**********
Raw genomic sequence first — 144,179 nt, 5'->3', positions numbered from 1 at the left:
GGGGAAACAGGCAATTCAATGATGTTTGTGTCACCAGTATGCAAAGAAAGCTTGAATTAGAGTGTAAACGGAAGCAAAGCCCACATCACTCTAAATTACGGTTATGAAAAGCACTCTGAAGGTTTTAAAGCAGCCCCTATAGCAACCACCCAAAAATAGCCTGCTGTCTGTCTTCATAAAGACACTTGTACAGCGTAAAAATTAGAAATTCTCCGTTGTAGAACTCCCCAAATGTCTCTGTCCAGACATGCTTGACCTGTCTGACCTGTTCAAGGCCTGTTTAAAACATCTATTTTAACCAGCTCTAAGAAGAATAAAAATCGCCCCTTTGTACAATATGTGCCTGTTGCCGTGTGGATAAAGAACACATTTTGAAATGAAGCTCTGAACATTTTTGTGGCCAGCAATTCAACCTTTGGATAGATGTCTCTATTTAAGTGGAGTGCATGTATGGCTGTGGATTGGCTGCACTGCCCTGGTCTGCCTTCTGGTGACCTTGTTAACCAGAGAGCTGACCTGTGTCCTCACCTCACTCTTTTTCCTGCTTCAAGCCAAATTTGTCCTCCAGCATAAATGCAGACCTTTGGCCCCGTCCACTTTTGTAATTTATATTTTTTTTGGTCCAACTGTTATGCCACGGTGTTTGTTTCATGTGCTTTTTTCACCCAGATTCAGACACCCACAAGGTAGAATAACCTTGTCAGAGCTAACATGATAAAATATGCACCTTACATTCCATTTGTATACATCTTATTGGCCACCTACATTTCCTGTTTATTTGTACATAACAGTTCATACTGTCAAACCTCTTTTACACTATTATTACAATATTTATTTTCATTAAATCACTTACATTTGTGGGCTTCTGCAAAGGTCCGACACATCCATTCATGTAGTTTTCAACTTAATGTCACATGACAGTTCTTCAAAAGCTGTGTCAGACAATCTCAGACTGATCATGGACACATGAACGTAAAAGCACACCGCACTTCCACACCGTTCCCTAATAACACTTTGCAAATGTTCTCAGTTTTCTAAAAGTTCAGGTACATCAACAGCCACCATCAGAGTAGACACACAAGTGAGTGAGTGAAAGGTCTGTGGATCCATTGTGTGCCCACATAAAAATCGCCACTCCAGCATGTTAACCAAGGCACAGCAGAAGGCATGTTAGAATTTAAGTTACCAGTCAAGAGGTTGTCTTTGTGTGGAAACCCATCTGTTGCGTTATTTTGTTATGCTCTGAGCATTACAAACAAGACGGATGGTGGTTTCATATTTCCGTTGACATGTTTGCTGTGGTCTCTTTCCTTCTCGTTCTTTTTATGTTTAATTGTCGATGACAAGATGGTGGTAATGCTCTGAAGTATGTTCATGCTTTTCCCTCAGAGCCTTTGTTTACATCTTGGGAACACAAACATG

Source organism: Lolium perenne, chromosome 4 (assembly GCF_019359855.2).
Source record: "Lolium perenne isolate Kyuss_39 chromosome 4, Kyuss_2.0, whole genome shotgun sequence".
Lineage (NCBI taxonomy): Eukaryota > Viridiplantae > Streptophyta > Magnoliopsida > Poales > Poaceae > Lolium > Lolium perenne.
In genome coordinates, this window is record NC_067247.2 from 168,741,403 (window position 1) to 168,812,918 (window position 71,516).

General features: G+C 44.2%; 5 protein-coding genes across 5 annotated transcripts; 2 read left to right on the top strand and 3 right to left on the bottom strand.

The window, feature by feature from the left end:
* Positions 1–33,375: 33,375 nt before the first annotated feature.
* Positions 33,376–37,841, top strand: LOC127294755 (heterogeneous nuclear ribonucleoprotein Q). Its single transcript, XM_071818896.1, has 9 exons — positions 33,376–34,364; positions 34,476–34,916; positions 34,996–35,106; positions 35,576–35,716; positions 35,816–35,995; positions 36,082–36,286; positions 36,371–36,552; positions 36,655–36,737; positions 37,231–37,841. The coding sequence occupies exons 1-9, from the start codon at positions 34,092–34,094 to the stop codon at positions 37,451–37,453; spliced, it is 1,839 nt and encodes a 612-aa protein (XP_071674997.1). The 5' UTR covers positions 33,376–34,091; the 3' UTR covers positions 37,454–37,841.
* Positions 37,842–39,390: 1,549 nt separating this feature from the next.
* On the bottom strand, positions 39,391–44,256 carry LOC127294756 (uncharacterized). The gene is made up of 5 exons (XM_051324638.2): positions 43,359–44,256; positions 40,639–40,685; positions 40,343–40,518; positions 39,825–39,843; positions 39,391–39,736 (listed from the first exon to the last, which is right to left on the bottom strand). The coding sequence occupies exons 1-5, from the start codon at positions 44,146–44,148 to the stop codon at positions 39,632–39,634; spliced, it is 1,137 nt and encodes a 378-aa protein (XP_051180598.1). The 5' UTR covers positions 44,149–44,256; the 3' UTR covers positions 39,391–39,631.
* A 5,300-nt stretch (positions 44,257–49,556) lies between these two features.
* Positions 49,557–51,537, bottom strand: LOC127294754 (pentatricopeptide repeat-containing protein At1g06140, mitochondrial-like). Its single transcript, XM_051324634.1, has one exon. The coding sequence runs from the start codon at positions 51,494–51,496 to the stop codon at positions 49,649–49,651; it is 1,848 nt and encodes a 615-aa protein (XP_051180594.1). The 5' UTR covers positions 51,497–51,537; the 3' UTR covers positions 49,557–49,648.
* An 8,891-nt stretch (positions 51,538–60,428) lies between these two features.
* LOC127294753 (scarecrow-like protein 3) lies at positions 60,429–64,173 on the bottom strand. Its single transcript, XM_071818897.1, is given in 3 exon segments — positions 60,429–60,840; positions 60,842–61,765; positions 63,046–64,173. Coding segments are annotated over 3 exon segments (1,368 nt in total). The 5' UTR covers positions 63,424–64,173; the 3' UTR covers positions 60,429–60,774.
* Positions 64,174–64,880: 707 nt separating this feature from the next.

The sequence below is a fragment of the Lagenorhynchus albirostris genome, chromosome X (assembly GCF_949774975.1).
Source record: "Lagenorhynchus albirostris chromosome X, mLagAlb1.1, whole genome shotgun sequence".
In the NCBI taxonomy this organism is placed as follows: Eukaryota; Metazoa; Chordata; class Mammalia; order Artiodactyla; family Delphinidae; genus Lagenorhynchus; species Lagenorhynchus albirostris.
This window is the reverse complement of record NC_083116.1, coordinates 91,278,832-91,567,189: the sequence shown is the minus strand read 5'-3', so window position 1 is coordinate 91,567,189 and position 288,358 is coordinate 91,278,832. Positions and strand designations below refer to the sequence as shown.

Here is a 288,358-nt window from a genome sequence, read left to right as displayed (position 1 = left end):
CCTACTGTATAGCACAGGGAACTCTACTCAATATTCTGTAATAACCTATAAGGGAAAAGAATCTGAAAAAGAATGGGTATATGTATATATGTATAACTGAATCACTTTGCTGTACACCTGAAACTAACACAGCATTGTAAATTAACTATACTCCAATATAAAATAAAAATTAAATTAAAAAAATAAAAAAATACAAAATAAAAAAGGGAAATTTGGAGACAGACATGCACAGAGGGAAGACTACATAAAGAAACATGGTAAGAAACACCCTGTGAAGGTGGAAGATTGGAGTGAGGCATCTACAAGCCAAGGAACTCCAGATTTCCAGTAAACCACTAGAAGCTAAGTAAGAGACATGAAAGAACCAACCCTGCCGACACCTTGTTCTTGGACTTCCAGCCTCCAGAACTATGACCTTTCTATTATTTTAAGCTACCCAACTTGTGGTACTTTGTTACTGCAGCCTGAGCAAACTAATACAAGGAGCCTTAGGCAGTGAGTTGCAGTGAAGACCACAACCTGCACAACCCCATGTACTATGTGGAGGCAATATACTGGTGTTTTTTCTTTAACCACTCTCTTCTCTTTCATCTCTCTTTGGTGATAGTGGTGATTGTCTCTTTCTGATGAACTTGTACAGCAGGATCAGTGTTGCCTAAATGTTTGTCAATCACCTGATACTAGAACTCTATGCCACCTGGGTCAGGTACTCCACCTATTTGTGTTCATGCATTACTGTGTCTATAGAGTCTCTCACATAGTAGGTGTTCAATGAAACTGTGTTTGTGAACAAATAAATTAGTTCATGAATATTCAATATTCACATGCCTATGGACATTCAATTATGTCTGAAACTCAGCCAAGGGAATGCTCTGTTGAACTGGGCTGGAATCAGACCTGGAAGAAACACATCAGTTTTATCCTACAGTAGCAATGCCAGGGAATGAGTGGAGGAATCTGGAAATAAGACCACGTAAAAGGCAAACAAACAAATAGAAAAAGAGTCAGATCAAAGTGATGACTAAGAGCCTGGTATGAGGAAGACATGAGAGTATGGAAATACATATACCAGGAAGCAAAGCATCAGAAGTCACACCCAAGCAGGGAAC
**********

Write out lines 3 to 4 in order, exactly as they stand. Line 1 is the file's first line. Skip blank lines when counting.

Source organism: Lolium perenne, chromosome 4 (assembly GCF_019359855.2).
Source record: "Lolium perenne isolate Kyuss_39 chromosome 4, Kyuss_2.0, whole genome shotgun sequence".